If you asked me why the world needs fixing

I would trace it back to this. To Betty’s burning.

Things were always pretty bad on Earth, you know, what with all the genocide and the torture, but that was the moment when it just plain became completely obvious that the world was gone all wrong.

The turtle-people don’t mind it, though, not really. They don’t even seem to care.

They just laughed and danced, as if to say:

Where is your theodicy now?

– 5 –

Posted by on Aug 1, 2013 in Chapter 0.5 (What Has Gone Before) | 0 comments

The rain of scissors brings about the death of Hans, who hammered down the world into the shape of sense. On that day Jeremiah Sandiford transcends; his heart is made pure and his hands correct. On that day, conversely, young Linus Evans of Sussex falls into despair, knowing in an instant that there will be nothing good in all his life.

Jeremiah will become Jeremiah Clean, or “the cleaning man.”

Linus will become the antichrist.

Amelia Friedman, who is a renegade alchemist, discovers that her son Tom is destined to destroy the world. The young science adventurer has parasitic ophidian DNA grafted onto his own; he will one day go all snaky, warm the world, eradicate the human plague, and replace Earth’s dominant species with his own.

This seems to her to be an awfully lonely destiny, so she resolves to find other children like him and bring them into her home.

She adopts the antichrist Linus Evans. She invites young Edmund Gulley over to play. When she discovers that a young girl named Jane is living with a sun-eating wolf and has a possible destiny of destroying the world, herself, she interferes with the government’s plans to kill them both; using a combination of alchemy and influence, she has a shadowy government Agency kidnap Jane instead. These four children, and their cat Mouser, form the science adventuring “Doom Team,” whose motto is “You don’t have to die just because some people think your existence is evil.”

Eventually Amelia Friedman vanishes, their space princess assassin nanny Maria Souvante attempts to kill them all, and the Doom Team falls apart.

Jane, who’d survived Maria’s death ray by becoming a Taoist immortal, shuffles through a series of increasingly baroque and terrifying foster homes. She winds up living in Ipswich with Martin, a mysterious boy.

Tom investigates his mother’s disappearance but meets “the cleaning man” instead.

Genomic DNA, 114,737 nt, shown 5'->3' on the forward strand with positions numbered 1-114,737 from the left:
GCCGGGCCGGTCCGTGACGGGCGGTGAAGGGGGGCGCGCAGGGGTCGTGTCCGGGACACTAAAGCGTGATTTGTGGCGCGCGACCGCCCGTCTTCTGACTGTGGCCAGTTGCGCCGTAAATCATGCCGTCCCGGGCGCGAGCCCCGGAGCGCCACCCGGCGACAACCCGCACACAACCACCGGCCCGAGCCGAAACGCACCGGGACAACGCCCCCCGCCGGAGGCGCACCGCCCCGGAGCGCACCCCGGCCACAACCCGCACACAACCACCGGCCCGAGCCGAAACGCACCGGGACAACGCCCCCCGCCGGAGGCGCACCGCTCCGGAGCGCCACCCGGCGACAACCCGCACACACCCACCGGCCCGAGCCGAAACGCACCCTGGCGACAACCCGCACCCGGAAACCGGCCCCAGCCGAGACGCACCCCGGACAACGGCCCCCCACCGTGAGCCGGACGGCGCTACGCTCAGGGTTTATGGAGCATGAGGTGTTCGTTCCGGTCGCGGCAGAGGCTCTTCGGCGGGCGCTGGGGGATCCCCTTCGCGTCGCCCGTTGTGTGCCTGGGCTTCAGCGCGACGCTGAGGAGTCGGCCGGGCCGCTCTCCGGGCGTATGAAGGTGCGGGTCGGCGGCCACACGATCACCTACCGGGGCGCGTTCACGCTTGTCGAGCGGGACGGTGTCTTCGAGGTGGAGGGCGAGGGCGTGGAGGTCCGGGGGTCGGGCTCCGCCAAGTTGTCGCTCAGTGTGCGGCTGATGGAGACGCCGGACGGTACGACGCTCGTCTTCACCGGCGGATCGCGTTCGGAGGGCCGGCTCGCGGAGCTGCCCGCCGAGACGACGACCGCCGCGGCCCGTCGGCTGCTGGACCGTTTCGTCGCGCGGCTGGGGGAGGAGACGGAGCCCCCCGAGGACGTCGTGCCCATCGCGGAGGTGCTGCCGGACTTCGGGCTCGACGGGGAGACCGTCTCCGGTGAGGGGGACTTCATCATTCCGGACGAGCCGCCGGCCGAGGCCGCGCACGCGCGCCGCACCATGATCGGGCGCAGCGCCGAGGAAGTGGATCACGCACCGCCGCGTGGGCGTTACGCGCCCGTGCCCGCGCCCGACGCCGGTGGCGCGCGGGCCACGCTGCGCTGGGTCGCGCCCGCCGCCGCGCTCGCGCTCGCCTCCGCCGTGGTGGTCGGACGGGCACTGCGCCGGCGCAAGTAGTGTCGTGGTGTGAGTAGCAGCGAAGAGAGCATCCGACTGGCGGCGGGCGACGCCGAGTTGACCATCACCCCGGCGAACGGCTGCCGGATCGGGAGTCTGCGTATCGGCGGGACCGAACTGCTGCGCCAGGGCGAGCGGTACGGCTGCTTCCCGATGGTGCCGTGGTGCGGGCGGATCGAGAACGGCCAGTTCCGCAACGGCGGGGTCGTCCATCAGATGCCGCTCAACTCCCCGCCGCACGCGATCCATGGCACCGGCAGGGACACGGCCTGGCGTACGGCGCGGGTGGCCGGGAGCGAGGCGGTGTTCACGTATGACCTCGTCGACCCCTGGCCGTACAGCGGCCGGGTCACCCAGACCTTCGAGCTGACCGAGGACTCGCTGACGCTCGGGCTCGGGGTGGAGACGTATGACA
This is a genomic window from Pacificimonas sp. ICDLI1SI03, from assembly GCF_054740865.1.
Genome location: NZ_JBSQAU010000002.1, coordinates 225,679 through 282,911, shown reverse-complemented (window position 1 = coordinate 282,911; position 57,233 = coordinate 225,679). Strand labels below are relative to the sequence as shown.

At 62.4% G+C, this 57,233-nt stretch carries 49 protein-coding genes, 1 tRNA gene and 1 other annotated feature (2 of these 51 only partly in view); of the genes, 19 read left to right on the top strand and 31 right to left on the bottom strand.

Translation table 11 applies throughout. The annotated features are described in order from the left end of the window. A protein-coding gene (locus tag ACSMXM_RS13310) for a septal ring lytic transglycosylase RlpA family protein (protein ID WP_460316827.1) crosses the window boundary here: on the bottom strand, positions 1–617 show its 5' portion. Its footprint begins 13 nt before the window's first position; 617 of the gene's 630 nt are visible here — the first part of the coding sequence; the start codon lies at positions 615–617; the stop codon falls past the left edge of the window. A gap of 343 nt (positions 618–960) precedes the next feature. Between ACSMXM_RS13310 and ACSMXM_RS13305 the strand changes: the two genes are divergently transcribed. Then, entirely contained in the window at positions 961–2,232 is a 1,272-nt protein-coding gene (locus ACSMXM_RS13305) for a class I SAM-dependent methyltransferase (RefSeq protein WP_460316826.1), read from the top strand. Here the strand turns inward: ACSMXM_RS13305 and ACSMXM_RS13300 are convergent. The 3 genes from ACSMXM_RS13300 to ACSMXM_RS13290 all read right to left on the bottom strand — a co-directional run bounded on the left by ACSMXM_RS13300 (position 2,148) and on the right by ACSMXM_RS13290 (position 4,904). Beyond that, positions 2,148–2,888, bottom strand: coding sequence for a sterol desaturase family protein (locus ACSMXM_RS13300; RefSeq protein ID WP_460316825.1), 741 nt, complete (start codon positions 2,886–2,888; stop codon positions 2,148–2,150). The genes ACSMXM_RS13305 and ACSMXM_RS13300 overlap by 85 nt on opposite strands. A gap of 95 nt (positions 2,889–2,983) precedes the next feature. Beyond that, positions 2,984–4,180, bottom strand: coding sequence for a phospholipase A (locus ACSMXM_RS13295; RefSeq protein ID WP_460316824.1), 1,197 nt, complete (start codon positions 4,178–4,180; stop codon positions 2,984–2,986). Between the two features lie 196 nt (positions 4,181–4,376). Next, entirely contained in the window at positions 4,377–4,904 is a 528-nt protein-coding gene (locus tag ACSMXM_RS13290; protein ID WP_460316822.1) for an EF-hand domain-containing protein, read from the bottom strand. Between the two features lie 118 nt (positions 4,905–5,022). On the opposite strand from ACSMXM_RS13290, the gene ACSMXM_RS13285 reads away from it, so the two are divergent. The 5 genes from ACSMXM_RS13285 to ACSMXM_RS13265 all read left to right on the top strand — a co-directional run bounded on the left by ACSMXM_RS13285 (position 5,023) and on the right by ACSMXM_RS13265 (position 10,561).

He emerges from the meeting human — his fate cut off, his future cut off, even the ophidian DNA in him swiffed right off his genes. Tom, feeling like he can no longer have science adventures, goes through a muddled and confusing time; but after an unpleasant and nearly-deadly encounter with space princess assassin Lucy Souvante, he rejects the idea of being normal and dabbles instead in the forbidden things. From the substances of dead hats, in the cemetery of the hats, he makes a graveyard hat, a corpse hat, a hat to make him better at hat-making. His early experiments are damaging: his guidance counselor tries on one of Tom’s hats and becomes first homicidal and then lethally apoplectic. His roommate Stephan tries one on and is broken. But the hats are addictive, or possibly woven through with destiny; Tom cannot, or at least does not, stop. The better the hats he makes, the better the hats he can make; the better the hats he can make, the better the hats he must make; and so he scales up towards hatpocalypse until at last he has built the final hat, the kether-hat, the crowning hat, a hat to be an answer to his original forbidden dream:

A hat to straighten its wearer’s inner fire, to refine them; to take a scattered and divided and mortal soul and concentrate it into a single pure and shining light.

He lowers it onto his head.

From that moment he is no longer Tom the science adventurer, at least, not exactly; nor Tom the moping milliner’s brat.

He is crowned Thomas the First, instead, head boy of the House of Dreams.

And Edmund is home with his father; and as for the antichrist, Linus Evans —

The government and the Papacy lock him up.

– 6 –

Posted by on Aug 6, 2013 in Chapter 0.5 (What Has Gone Before) | 0 comments

The sun-devouring wolf is dead. It was nuked — that shadowy government Agency that had discovered it, that had kidnapped Jane, dropped nuclear weapons on Bibury to contain it, and thus was the end of the wolf named Skoll. However, you cannot kill all your giant wolves with nuclear weapons.

The notion — well, it’s risible!

Mr. Gulley creates a school — the “Lethal Magnet School for Wayward Youth” — instead, where his son Edmund, and others, will be trained to combat existential threats to humanity and most specifically to kill Fenris Wolf.

– 7 –

Posted by on Aug 6, 2013 in Chapter 0.5 (What Has Gone Before) | 0 comments

Saul looks back from space and he weeps for the fate of his puppy; he abandons hope, then, gives up on sugar fairies and on paradise; and dies, that he may be born again on Earth.